Thanks Eamon - a very practical review aimed at the photographers, rather than the pixel peepers / gear buffs.

I also believe in "near enough is good enough" on the technical side, and really enjoy using my compact camera (Canon SD880) for landscape & street photography. In fact, it's my only camera nowadays.

But having said this, I still like to post-process the images to improve image quality (distortion, noise, sharpness). I have my own humble workflow but I'd be interested if Mike / Ctein / others could put together an article on a "reasonably best-practices" work-flow for compact camera photogs.

@ John C.

..but if you get the camera, get the Panasonic 20 to go with it. 8-)

Gave me the grin of self-recognition, John :-)

@ Ben

Concerning portability: in my limited experience, the XA series of cameras represents the gold standard in that arena.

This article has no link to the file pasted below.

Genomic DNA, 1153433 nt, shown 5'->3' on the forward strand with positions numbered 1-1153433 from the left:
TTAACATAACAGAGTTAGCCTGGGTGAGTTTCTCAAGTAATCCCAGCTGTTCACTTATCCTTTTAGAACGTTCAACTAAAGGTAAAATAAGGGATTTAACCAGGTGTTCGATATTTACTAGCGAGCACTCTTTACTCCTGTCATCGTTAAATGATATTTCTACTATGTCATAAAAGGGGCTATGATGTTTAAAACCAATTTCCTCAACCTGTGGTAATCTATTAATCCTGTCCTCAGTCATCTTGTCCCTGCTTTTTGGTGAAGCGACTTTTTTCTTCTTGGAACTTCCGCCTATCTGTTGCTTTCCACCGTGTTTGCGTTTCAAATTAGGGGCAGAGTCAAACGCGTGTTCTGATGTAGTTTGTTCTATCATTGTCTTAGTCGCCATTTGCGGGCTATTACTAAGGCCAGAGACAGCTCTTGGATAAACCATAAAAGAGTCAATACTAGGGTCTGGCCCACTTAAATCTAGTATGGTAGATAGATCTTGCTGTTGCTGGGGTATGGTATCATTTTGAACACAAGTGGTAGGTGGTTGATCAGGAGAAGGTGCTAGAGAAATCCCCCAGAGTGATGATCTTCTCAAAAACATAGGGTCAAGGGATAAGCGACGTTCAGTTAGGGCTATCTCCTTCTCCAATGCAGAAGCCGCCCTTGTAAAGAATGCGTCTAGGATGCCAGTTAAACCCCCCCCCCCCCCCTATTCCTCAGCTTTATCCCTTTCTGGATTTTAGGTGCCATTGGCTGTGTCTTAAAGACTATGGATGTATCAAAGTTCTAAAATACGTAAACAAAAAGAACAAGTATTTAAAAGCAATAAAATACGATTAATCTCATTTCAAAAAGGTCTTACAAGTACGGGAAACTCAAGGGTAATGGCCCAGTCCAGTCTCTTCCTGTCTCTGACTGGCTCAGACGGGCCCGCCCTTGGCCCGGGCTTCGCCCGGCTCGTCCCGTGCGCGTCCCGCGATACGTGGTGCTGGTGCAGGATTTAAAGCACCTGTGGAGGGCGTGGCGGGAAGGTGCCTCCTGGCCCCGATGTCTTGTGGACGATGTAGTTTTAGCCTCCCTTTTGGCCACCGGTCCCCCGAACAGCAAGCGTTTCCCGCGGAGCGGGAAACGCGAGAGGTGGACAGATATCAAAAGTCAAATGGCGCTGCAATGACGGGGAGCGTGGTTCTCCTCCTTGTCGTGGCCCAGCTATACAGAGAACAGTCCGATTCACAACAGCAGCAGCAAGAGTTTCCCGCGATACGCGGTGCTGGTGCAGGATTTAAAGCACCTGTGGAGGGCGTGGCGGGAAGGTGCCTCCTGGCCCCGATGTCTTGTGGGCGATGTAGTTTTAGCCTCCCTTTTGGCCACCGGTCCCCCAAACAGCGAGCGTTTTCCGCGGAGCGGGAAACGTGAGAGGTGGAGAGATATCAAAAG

Yes, wonderful little cameras. I had the original XA. It's just a tad more limited in controllability than my ideal carry-everywhere camera would be. But I would love to see its equivalent in digital, and I'm sure that Olympus has played with the idea. The XA was very successful for them for a time.

@ Archer

"gram-$ per normalized focal length"

Beautiful.

@ Ted

The larger sensor, plus LCD, plus processor generate a lot of heat, and I think the camera manufacturers use the metal body as a heat sink.

Hadn't thought of that. Does the GF-1 have a substantial amount of metal in its chassis/body? I dunno. But ultimately, I don't care how they shave 4-5 oz. off the camera's weight; I'd just like to see them do it.

@ Ctein

... for your kind of work, I'm not surprised the 17mm is doing just fine. And it does give you a slightly wider field of view, if that floats your boat.

I do indeed think the extra stop-and-a-half of the Panasonic 20 would be great. But I also do indeed prefer the modestly wider field of view of the 17. Whence comes the event of me making an actual purchase, I'll think on it carefully.

@ Tyler

Tyler, I like the Zen of this ...